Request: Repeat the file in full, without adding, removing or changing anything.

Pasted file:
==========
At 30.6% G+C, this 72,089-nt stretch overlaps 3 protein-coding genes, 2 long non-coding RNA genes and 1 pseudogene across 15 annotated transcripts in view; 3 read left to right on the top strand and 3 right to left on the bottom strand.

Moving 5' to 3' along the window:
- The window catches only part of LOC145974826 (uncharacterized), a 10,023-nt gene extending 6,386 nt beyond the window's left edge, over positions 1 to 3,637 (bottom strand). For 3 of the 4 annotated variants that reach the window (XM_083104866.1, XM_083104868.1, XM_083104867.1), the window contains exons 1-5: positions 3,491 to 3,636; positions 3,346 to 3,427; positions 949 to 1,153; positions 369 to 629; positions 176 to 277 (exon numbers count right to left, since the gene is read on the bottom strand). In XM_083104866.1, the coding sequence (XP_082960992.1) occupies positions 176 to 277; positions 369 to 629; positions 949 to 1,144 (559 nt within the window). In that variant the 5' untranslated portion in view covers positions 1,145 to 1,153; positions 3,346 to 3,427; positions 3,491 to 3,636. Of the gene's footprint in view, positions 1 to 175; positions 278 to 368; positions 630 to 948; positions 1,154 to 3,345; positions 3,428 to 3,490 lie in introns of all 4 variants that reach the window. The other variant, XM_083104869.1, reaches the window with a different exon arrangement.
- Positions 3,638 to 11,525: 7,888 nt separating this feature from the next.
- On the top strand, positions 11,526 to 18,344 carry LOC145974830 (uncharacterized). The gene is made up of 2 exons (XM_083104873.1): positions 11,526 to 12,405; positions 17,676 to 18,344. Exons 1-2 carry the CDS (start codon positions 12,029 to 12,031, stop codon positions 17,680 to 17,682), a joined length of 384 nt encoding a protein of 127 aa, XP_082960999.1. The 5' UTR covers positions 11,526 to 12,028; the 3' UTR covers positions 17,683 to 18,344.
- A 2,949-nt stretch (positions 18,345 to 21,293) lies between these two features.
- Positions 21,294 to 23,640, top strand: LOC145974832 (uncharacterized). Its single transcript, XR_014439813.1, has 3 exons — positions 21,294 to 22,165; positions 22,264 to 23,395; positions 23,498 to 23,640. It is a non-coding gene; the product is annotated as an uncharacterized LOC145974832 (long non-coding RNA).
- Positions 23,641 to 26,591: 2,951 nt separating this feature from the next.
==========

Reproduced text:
At 30.6% G+C, this 72,089-nt stretch overlaps 3 protein-coding genes, 2 long non-coding RNA genes and 1 pseudogene across 15 annotated transcripts in view; 3 read left to right on the top strand and 3 right to left on the bottom strand.

Moving 5' to 3' along the window:
- The window catches only part of LOC145974826 (uncharacterized), a 10,023-nt gene extending 6,386 nt beyond the window's left edge, over positions 1 to 3,637 (bottom strand). For 3 of the 4 annotated variants that reach the window (XM_083104866.1, XM_083104868.1, XM_083104867.1), the window contains exons 1-5: positions 3,491 to 3,636; positions 3,346 to 3,427; positions 949 to 1,153; positions 369 to 629; positions 176 to 277 (exon numbers count right to left, since the gene is read on the bottom strand). In XM_083104866.1, the coding sequence (XP_082960992.1) occupies positions 176 to 277; positions 369 to 629; positions 949 to 1,144 (559 nt within the window). In that variant the 5' untranslated portion in view covers positions 1,145 to 1,153; positions 3,346 to 3,427; positions 3,491 to 3,636. Of the gene's footprint in view, positions 1 to 175; positions 278 to 368; positions 630 to 948; positions 1,154 to 3,345; positions 3,428 to 3,490 lie in introns of all 4 variants that reach the window. The other variant, XM_083104869.1, reaches the window with a different exon arrangement.
- Positions 3,638 to 11,525: 7,888 nt separating this feature from the next.
- On the top strand, positions 11,526 to 18,344 carry LOC145974830 (uncharacterized). The gene is made up of 2 exons (XM_083104873.1): positions 11,526 to 12,405; positions 17,676 to 18,344. Exons 1-2 carry the CDS (start codon positions 12,029 to 12,031, stop codon positions 17,680 to 17,682), a joined length of 384 nt encoding a protein of 127 aa, XP_082960999.1. The 5' UTR covers positions 11,526 to 12,028; the 3' UTR covers positions 17,683 to 18,344.
- A 2,949-nt stretch (positions 18,345 to 21,293) lies between these two features.
- Positions 21,294 to 23,640, top strand: LOC145974832 (uncharacterized). Its single transcript, XR_014439813.1, has 3 exons — positions 21,294 to 22,165; positions 22,264 to 23,395; positions 23,498 to 23,640. It is a non-coding gene; the product is annotated as an uncharacterized LOC145974832 (long non-coding RNA).
- Positions 23,641 to 26,591: 2,951 nt separating this feature from the next.